“Units equipped with a frequency switch are beneficial if the generator will be used with both 50- and 60-Hz equipment,” notes Northway. “Many generators can switch between both frequencies to accommodate different equipment. Similarly, generators that offer multiple voltage settings, as well as the ability to switch between single- and three-phase electric power, provide owners and operators with improved versatility.”
An automatic voltage regulator (AVR) can further expand the generator’s flexibility. “A surge of power is required as equipment starts and then the power need tapers off as equipment runs normally. An AVR helps ensure the output voltage remains consistent, even under varying loads as you start and turn off your equipment throughout the workday,” Costello indicates.
If the generator will frequently be used to start large motors with variable loads, Northway also recommends a model with a heavy-duty, oversized alternator. This will ensure sufficient power to start large motors without surging.
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Runtime refers to the amount of time a generator can run before refueling. “In general, you’ll want to choose a generator that meets your jobsite’s load requirements at 100% throughout a typical workday,” Costello advises. “Anything beyond that is extra. Anything less, and you’re losing precious work time while your crew stands around [waiting] for the generator to be refueled.”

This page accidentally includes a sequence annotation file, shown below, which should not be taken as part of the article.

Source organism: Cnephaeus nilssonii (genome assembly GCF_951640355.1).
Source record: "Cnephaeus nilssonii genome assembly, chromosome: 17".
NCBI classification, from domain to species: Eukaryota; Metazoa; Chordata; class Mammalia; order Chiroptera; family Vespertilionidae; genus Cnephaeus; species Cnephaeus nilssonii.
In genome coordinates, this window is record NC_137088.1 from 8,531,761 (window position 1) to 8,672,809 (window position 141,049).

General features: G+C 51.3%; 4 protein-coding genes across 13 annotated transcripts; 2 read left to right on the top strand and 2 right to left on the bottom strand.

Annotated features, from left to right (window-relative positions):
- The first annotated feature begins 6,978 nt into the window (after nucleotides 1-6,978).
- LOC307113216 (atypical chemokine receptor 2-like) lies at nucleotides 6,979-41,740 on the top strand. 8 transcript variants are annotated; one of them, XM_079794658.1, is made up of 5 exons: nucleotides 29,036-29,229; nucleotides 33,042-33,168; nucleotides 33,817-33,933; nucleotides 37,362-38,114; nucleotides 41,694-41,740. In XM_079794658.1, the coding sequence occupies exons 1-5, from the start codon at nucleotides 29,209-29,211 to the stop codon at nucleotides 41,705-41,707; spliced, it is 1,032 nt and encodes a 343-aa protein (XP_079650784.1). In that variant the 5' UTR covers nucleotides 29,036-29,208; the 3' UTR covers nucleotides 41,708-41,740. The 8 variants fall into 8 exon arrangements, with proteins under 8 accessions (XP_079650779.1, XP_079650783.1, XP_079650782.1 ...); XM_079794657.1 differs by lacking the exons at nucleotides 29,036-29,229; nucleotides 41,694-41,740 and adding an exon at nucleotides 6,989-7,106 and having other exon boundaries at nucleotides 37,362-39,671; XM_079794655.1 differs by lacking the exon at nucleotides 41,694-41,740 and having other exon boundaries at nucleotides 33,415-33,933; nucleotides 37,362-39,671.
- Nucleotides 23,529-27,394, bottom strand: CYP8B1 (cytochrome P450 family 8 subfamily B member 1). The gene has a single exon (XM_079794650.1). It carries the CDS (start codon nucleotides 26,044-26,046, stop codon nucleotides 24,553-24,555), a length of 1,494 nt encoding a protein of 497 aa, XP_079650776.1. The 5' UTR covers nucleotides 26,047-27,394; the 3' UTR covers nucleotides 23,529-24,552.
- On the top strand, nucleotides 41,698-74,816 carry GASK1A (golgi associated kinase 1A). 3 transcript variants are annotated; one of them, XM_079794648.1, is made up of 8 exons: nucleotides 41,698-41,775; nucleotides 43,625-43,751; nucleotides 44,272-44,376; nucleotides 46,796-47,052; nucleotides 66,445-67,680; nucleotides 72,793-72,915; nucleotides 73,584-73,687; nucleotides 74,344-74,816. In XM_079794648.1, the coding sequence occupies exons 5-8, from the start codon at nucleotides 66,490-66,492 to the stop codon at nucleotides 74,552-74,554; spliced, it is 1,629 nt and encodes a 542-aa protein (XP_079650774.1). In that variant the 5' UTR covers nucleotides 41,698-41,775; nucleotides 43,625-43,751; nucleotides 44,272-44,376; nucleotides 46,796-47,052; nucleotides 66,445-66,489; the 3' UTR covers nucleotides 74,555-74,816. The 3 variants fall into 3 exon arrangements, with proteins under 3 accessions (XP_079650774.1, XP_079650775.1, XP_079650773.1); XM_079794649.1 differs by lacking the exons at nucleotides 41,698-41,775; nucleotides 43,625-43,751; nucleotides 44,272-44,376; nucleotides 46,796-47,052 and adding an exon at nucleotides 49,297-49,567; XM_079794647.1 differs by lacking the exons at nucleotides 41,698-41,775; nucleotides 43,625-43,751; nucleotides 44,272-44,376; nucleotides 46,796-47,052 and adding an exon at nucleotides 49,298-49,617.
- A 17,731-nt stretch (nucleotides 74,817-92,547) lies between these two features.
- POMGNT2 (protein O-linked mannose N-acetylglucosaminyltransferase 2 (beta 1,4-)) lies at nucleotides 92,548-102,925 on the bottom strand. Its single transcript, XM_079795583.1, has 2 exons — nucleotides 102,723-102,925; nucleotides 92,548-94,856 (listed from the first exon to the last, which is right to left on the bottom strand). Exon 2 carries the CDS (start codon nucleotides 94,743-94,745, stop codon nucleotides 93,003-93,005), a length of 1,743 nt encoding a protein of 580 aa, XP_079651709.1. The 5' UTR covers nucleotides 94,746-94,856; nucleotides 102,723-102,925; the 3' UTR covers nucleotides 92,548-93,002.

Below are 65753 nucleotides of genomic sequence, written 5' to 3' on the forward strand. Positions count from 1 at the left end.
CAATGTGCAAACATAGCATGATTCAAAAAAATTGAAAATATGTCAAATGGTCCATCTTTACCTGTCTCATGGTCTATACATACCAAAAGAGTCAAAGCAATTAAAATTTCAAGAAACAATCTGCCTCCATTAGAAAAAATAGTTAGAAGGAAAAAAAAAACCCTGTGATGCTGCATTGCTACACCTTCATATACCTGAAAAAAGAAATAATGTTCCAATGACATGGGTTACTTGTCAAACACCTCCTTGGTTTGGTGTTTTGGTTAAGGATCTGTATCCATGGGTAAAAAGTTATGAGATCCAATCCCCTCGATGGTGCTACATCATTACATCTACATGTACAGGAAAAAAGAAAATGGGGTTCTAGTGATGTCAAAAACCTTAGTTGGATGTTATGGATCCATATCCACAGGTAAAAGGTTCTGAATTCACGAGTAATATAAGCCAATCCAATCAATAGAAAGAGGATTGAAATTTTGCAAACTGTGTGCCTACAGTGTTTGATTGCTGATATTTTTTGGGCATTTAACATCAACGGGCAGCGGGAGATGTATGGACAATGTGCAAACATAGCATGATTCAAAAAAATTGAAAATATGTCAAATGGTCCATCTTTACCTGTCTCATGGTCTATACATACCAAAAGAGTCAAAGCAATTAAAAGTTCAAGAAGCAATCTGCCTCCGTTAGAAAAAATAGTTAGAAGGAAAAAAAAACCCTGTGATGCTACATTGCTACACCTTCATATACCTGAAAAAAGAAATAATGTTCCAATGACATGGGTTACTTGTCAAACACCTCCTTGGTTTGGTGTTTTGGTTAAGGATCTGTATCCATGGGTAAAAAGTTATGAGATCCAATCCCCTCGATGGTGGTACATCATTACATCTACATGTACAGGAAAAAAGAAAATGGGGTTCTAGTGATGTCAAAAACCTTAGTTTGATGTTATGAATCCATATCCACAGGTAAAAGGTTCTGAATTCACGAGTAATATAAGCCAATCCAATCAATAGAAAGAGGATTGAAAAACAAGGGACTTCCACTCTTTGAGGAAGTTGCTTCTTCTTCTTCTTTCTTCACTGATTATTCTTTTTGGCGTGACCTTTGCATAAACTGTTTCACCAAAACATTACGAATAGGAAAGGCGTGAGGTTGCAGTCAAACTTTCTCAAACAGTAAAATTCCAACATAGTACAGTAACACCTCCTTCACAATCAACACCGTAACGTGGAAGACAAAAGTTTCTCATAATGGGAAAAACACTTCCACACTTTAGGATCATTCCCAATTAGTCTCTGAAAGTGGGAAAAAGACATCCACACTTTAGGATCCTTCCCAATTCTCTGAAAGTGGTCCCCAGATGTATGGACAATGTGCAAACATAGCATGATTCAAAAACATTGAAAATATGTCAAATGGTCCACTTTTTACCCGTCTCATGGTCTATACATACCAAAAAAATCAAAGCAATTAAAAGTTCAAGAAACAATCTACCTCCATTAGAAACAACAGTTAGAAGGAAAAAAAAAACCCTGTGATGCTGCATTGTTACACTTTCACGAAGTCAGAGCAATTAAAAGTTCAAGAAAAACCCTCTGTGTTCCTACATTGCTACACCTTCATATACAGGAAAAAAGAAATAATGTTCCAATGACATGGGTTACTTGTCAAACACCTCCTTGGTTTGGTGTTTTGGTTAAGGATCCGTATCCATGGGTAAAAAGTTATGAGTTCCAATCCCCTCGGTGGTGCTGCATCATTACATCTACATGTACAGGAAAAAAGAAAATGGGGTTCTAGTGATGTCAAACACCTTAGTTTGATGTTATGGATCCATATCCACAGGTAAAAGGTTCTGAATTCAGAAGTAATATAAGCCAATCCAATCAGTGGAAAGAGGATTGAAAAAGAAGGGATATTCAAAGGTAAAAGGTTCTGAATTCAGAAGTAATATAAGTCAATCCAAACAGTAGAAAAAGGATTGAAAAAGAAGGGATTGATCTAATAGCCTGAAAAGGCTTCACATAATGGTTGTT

For situations where more time between fuel fills is needed, generators are available equipped with large fuel tanks and offering runtimes exceeding 24 hours. There are also generators capable of switching from the onboard fuel source to an external one.
“Drawing from an external source can drastically extend runtime compared to units that are limited to an onboard fuel supply,” Northway comments. “While this option is available from many manufacturers, some have made it standard, while others do not offer it at all.”
Another option worth consideration is an automatic fuel priming system. “This system allows the operator to simply turn the key back to start and the system will prime itself,” Northway points out. “Although no one plans to run a generator completely out of fuel, it does happen, and having a self-priming generator can cut downtime significantly.”